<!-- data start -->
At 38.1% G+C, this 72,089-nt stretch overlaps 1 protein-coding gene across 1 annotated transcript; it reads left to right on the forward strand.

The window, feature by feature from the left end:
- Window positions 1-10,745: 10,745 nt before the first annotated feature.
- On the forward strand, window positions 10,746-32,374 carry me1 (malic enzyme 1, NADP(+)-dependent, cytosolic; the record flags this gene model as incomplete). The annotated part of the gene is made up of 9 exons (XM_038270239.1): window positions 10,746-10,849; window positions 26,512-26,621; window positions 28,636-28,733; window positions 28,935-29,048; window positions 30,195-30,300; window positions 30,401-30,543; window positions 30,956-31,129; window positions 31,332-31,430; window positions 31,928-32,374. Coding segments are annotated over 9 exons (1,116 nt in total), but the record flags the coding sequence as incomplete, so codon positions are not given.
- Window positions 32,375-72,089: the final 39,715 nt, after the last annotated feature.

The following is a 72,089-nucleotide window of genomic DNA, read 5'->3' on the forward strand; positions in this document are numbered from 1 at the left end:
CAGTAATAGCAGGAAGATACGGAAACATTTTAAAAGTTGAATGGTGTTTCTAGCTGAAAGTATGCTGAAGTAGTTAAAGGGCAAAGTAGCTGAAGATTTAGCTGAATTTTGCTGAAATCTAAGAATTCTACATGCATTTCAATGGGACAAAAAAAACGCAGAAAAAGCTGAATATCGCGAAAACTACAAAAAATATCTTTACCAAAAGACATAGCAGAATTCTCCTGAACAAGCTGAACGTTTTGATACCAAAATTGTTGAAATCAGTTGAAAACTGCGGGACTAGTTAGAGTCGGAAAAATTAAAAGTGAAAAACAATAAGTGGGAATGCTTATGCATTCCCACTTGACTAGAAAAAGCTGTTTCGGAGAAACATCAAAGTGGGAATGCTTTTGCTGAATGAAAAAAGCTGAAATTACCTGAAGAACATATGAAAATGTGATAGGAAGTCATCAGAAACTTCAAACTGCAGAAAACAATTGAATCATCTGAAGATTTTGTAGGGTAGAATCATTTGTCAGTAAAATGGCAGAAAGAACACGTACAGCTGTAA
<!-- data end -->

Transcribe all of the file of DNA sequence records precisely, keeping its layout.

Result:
At 38.1% G+C, this 72,089-nt stretch overlaps 1 protein-coding gene across 1 annotated transcript; it reads left to right on the forward strand.

The window, feature by feature from the left end:
- Window positions 1-10,745: 10,745 nt before the first annotated feature.
- On the forward strand, window positions 10,746-32,374 carry me1 (malic enzyme 1, NADP(+)-dependent, cytosolic; the record flags this gene model as incomplete). The annotated part of the gene is made up of 9 exons (XM_038270239.1): window positions 10,746-10,849; window positions 26,512-26,621; window positions 28,636-28,733; window positions 28,935-29,048; window positions 30,195-30,300; window positions 30,401-30,543; window positions 30,956-31,129; window positions 31,332-31,430; window positions 31,928-32,374. Coding segments are annotated over 9 exons (1,116 nt in total), but the record flags the coding sequence as incomplete, so codon positions are not given.
- Window positions 32,375-72,089: the final 39,715 nt, after the last annotated feature.

The following is a 72,089-nucleotide window of genomic DNA, read 5'->3' on the forward strand; positions in this document are numbered from 1 at the left end:
CAGTAATAGCAGGAAGATACGGAAACATTTTAAAAGTTGAATGGTGTTTCTAGCTGAAAGTATGCTGAAGTAGTTAAAGGGCAAAGTAGCTGAAGATTTAGCTGAATTTTGCTGAAATCTAAGAATTCTACATGCATTTCAATGGGACAAAAAAAACGCAGAAAAAGCTGAATATCGCGAAAACTACAAAAAATATCTTTACCAAAAGACATAGCAGAATTCTCCTGAACAAGCTGAACGTTTTGATACCAAAATTGTTGAAATCAGTTGAAAACTGCGGGACTAGTTAGAGTCGGAAAAATTAAAAGTGAAAAACAATAAGTGGGAATGCTTATGCATTCCCACTTGACTAGAAAAAGCTGTTTCGGAGAAACATCAAAGTGGGAATGCTTTTGCTGAATGAAAAAAGCTGAAATTACCTGAAGAACATATGAAAATGTGATAGGAAGTCATCAGAAACTTCAAACTGCAGAAAACAATTGAATCATCTGAAGATTTTGTAGGGTAGAATCATTTGTCAGTAAAATGGCAGAAAGAACACGTACAGCTGTAA